© 2023 Western New York Public Broadcasting Association

140 Lower Terrace
Buffalo, NY 14202

Mailing Address:
Horizons Plaza P.O. Box 1263
Buffalo, NY 14240-1263

Buffalo Toronto Public Media | Phone 716-845-7000
WBFO Newsroom | Phone: 716-845-7040
Your NPR Station
Play Live Radio
Next Up:
0:00 0:00
Available On Air Stations
This March, WBFO is celebrating Women's History Month with a series of profiles we are calling "Savvy Over 60."Western New York has a diverse talent pool of women who have been uniquely influential over decades. The sexism of the 1970s and '80s may have defined their early career, but not their self or destiny. Along the way, they have helped elevate other women and the region.WBFO's Marian Hetherly talked with 10 of these savvy women, now age 60 and over, to find out what inspires them to inspire others. Look for their profiles Wednesday mornings, on-air and online.

Savvy Over 60: Sheila Kee

Marian Hetherly

Few Western New Yorkers have led a hospital and fewer have been women. Then there is Sheila Kee. She has led three local hospitals, the Community Health Association of New York State and the Western Region for the state Health Department. Since September 2008, she has served as Vice President and Chief Operating Officer at Niagara Falls Memorial Medical Center, where her imprint can be found on many transformational initiatives. However, her career sprung from one of the most important periods in American politics.

What was your first professional job?

I majored in Political Science and in my sophomore year of college, I interned for the Democratic National Committee, when at the same time it was being bugged during the Watergate episode of our American history. Very, very interesting. I, of course, worked in one of the executive wings of the White House and it was wonderful. Then in my junior year, I went back and worked for one of the congressmen who sat on the Judiciary Committee and worked with his staff on the articles of impeachment for Richard Nixon, with a focus on illegal wiretapping.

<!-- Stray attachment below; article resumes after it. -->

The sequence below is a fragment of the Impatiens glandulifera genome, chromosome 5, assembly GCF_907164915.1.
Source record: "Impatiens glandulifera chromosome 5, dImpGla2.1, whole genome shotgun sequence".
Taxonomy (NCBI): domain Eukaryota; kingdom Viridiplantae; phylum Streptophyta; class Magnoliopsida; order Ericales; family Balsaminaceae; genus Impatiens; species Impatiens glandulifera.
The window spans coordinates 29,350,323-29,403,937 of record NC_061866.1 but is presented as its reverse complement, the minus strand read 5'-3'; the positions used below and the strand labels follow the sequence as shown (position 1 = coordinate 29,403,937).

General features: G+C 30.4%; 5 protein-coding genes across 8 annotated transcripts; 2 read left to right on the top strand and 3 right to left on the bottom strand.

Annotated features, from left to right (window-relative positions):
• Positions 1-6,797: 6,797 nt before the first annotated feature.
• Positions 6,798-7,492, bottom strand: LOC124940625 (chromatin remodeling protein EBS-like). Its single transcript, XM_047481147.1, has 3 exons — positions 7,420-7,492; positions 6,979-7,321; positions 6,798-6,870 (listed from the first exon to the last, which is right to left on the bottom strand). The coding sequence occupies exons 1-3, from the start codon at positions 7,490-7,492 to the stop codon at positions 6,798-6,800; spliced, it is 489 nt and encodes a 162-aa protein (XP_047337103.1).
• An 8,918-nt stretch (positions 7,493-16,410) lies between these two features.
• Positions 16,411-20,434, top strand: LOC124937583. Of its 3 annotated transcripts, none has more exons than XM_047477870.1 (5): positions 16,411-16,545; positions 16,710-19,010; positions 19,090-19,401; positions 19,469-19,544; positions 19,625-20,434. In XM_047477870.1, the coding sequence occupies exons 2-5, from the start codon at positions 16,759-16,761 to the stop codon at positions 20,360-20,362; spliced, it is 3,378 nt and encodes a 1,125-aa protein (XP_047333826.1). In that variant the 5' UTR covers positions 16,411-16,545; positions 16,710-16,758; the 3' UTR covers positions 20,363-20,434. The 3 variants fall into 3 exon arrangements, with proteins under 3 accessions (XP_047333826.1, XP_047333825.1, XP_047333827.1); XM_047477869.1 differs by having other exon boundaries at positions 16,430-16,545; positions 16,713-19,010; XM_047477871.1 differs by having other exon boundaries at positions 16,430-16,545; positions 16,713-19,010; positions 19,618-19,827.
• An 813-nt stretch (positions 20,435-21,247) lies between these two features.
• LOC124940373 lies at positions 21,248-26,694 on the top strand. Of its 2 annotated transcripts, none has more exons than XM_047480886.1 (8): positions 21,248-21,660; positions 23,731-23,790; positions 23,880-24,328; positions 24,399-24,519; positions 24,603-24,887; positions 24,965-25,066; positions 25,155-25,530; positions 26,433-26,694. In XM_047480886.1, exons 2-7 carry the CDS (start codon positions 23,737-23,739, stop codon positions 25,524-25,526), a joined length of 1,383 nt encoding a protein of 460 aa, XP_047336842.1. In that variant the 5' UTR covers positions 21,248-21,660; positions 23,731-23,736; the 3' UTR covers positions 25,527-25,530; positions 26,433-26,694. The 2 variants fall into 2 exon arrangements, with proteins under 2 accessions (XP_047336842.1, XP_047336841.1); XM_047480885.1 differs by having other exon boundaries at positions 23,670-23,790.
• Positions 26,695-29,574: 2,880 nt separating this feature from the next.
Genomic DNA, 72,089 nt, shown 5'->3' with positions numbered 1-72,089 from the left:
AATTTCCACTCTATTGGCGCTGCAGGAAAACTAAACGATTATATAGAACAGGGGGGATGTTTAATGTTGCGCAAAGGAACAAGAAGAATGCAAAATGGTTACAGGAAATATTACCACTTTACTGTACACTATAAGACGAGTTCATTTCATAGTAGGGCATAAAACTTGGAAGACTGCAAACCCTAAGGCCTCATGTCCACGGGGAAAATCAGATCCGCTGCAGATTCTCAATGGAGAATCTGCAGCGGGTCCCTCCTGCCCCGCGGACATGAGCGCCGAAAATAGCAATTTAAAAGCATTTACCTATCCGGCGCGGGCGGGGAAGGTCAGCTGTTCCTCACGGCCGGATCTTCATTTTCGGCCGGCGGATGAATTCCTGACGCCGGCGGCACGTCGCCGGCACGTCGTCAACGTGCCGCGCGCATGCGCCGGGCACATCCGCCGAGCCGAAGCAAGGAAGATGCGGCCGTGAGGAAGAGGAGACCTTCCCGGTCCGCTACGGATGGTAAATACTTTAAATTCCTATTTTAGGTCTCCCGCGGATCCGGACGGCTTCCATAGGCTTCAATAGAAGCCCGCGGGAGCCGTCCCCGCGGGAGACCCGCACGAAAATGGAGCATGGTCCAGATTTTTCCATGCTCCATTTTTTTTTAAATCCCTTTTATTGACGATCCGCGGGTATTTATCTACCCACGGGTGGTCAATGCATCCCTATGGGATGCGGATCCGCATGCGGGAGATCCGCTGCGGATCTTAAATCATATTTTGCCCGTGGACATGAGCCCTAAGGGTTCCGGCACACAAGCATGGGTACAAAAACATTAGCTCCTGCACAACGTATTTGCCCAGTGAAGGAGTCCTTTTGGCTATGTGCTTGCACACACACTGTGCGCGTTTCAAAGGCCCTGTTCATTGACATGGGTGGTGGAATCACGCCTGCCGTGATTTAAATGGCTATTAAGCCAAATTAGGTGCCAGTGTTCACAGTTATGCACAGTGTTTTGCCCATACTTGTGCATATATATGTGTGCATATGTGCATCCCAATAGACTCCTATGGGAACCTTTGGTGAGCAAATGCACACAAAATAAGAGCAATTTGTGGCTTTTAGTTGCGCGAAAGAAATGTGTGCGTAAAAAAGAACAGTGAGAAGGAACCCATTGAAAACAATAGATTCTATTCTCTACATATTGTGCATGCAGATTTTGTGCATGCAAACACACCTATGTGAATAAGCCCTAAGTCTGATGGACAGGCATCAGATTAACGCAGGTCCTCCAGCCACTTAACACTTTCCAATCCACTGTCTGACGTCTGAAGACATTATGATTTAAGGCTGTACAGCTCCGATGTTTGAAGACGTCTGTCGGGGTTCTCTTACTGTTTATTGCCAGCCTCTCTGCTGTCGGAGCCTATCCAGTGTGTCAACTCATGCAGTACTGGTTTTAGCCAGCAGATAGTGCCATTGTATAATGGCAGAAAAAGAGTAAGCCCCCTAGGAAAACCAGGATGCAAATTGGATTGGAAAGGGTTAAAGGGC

Sheila Kee talks about the power positions that have filled her career.

I interned for the Democratic National Committee, at the same time it was being bugged during the Watergate episode, and worked on the articles of impeachment for Richard Nixon.

From there, they referred me to Joe Crangle, who was Chair of the (Erie County) Democratic Committee, and I finished up my B.A., worked for Joe, then started working at the Erie County Legislature and I became Chief of Staff in a year or two. I became County Director of Budget and Management for 10 years, went to ECMC in a leadership position. From there, I went to the Community Health Association of New York State, which serves as a lobbying group and a service group for 52 federally qualified health centers in the state, went back to help Sheehan (Memorial Hospital) get out of bankruptcy - which we did, but unfortunately, later on it got back into bankruptcy and never came out - worked for the state Department of Health as an Associate Commissioner and now I'm here. I've had a very fun career.

Have you ever experienced sexual harassment in the workplace?

Interestingly, no. I never had an issue with that - and when I started working for the Democratic Party, I was usually the only woman in the room, the only woman doing research, the only woman running major campaigns. I guess I was just lucky, thank God.